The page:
Diagnosis and Confirmations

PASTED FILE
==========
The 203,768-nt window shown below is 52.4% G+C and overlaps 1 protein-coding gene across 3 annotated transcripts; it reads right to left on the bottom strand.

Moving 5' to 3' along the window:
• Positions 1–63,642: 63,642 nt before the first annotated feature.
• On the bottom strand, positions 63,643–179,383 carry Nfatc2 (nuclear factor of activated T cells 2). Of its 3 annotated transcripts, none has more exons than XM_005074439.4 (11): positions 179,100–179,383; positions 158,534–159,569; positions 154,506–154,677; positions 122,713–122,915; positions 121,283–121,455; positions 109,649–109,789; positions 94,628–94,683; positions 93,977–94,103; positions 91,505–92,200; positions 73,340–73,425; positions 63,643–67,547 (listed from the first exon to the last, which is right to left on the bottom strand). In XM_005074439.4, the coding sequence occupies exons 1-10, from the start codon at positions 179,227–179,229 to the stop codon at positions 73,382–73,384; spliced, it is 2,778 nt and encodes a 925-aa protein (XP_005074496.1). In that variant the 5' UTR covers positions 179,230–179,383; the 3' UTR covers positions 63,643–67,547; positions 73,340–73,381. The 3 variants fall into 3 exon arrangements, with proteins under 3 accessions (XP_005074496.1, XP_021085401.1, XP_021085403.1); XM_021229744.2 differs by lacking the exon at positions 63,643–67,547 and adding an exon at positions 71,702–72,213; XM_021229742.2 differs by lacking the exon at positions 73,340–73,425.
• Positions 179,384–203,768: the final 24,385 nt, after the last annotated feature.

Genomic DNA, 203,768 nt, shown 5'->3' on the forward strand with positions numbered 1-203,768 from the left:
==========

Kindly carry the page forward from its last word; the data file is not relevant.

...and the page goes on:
Diagnosis of VAP is complicated because of the unique features of this pathophysiological condition and inaccurate criteria for identification (Timsit et al., 2017). At the same time, it is expected that new technologies such as Artificial Intelligence and Machine Learning should help eliminate the problems of incorrect diagnoses and create an automated process for identifying and assessing the condition of patients (Frondelius et al., 2022). In this context, accurate diagnosis of this infection is a critical step since the earlier the infection is determined, the earlier the treatment starts (Frondelius et al., 2022). Additionally, the importance of considering the presence of ventilator-associated pneumonia in patients without obvious signs is emphasized (Fernando et al., 2020). There is evidence that the likelihood of VAP increases markedly in patients who have been on a ventilator for more than 48 hours, which means that quality pulmonary monitoring is needed primarily in such patients (Cooper, 2021; Chacko et al., 2017; Potter et al., 2009). However, according to the CDC, lung radiographs do not provide reliable results because of the subjectivity and variability of the findings (NHSN, 2021). One of the ways to diagnose this pathogenesis is by a culture of a lower airway scrape and microscopic observation of the specimen (Xu et al., 2019). Patients at risk should go through preventive measures to avoid getting sick. At the same time, none of the existing preventive measures guarantees the absence of the disease in the future (Timsit et al., 2017). Therefore, modern medicine does not have a complete solution, but continues to develop.